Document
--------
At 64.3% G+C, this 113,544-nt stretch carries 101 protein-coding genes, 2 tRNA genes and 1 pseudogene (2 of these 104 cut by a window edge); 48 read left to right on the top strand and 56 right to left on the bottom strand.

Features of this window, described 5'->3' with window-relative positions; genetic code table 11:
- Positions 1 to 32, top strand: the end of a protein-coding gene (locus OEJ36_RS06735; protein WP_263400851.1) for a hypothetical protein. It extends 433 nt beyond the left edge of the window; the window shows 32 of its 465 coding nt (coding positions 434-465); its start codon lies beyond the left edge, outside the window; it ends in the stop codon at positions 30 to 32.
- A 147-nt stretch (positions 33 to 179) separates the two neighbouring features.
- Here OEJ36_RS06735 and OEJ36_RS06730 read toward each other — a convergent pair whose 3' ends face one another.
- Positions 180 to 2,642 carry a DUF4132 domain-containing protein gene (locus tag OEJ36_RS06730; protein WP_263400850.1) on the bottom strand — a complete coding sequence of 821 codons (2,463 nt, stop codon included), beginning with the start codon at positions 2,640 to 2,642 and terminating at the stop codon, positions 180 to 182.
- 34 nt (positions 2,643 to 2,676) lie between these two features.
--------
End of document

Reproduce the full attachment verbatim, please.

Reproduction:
At 64.3% G+C, this 113,544-nt stretch carries 101 protein-coding genes, 2 tRNA genes and 1 pseudogene (2 of these 104 cut by a window edge); 48 read left to right on the top strand and 56 right to left on the bottom strand.

Features of this window, described 5'->3' with window-relative positions; genetic code table 11:
- Positions 1 to 32, top strand: the end of a protein-coding gene (locus OEJ36_RS06735; protein WP_263400851.1) for a hypothetical protein. It extends 433 nt beyond the left edge of the window; the window shows 32 of its 465 coding nt (coding positions 434-465); its start codon lies beyond the left edge, outside the window; it ends in the stop codon at positions 30 to 32.
- A 147-nt stretch (positions 33 to 179) separates the two neighbouring features.
- Here OEJ36_RS06735 and OEJ36_RS06730 read toward each other — a convergent pair whose 3' ends face one another.
- Positions 180 to 2,642 carry a DUF4132 domain-containing protein gene (locus tag OEJ36_RS06730; protein WP_263400850.1) on the bottom strand — a complete coding sequence of 821 codons (2,463 nt, stop codon included), beginning with the start codon at positions 2,640 to 2,642 and terminating at the stop codon, positions 180 to 182.
- 34 nt (positions 2,643 to 2,676) lie between these two features.